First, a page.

I went to a Harry Whitney clinic a month ago and haven't posted about it! There's so much to tell, but I'll try to keep it short and condensed. We had the benefit of a round pen so I took advantage of it and got some help with liberty work with Mac. The first couple days, Mac was really . . . how to say it . . . not coming from a place of relaxation. And it seems like Harry is all about getting the horse with you and getting the horse to work from a place of relaxation, so this was a great opportunity.
Harry helped me a lot with positioning my body, when to stand still and not drive Mac forward, when to step, where to step, how much to step, and it was amazing how it worked! I've always thought of Mac as a sensitive horse. I've seen the way he reacts to people who have a lot of "energy" or "presence" and he tends to be wary of those people or reactive to them. I didn't realize that sometimes I have more presence than I think I do! Where I thought I was dialed-down, I could still bring it down even more and have my communication be more subtle. It was great!
Mac was a great traveler, he made friends with his neighbors, and he came out to work without having any issues with being barn sour (to his credit, that really isn't his thing anyway).
When we went to work under saddle (in my old saddle, pre-new saddle), I told Harry I wanted to focus on working from a place of relaxation. So we did our ground/liberty work first, then when we were in synch (and it took less and less time each day), I'd get on. We worked on lots of changes of direction and transitions - Harry says to not get stuck in a rut of doing the same thing over and over for too long - keep it mixed up. Of course I know that in my head, but sometimes I get so in the moment that I want to try to perfect what I'm working on and then I go on with it for too long. It was a good reminder.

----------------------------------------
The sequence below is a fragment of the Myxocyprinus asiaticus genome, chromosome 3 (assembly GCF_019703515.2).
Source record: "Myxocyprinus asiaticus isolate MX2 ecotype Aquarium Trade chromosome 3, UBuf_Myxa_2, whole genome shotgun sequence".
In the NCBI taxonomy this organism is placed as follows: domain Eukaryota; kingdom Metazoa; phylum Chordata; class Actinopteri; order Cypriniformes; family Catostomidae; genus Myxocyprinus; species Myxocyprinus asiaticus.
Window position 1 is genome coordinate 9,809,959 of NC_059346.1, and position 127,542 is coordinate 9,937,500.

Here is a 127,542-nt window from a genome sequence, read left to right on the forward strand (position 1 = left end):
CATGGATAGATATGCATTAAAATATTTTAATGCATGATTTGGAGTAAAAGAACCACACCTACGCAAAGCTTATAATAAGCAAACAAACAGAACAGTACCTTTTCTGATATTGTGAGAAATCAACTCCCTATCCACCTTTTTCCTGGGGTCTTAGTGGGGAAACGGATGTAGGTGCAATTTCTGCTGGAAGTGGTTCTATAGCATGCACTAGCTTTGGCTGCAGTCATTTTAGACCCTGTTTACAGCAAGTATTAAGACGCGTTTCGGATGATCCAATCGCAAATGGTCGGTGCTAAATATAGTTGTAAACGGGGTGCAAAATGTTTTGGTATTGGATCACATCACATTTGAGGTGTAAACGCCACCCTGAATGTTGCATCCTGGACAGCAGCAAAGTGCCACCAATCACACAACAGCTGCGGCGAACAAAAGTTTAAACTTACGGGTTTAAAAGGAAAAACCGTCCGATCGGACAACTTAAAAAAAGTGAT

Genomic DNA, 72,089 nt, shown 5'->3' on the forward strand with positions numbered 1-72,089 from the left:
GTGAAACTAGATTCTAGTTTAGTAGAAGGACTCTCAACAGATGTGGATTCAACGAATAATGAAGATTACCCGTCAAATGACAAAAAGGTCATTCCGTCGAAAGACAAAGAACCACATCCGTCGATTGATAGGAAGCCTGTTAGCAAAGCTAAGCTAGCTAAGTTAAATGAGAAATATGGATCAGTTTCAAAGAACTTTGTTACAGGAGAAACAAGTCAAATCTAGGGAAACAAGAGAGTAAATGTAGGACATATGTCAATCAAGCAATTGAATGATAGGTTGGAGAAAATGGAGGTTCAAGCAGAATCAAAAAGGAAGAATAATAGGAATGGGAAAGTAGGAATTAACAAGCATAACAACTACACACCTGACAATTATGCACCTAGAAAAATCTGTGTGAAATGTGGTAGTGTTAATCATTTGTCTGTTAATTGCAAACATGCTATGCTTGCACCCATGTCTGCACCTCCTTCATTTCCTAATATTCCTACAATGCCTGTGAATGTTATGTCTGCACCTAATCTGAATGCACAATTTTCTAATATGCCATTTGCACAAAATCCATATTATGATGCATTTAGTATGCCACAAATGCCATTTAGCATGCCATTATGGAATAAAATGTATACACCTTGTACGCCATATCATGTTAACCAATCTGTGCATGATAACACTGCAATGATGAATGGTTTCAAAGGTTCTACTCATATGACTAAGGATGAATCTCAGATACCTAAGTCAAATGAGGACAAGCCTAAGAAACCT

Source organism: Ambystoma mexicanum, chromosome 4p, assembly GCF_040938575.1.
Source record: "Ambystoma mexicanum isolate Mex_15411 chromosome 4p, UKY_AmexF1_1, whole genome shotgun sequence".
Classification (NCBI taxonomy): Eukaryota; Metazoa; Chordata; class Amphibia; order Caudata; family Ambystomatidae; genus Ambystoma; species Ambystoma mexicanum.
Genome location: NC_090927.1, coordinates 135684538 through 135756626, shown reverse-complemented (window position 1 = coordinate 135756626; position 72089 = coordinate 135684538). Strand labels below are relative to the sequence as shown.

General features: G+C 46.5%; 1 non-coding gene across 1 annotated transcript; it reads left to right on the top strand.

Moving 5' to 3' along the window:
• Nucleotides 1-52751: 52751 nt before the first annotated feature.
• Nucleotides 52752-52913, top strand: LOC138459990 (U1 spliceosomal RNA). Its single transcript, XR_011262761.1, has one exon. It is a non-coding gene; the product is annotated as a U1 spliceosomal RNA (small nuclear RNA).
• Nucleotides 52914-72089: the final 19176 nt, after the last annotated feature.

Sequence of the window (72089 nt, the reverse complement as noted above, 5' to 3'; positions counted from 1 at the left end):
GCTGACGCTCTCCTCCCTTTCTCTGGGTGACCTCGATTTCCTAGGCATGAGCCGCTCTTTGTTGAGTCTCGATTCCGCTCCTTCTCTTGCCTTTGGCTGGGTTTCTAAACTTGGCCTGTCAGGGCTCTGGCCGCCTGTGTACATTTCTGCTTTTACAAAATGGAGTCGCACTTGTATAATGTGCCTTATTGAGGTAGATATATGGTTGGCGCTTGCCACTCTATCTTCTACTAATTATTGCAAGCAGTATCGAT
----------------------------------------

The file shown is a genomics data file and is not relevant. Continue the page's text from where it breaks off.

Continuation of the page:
Harry's clinic was good from the standpoint of getting a real intimate experience. Each person has their own 1-hour lesson and then everybody else audits everybody else's lesson, so there's always something to learn and watch and really get into one horse/rider combination and understand what they are working on. I learn just as much from watching other people as I do from my own lessons.
There was someone there kind enough to take some pictures, so here are a couple. This was liberty work:
I wanted to ride in the hackamore to get some one-on-one tips from Harry. Here are a couple photos from that: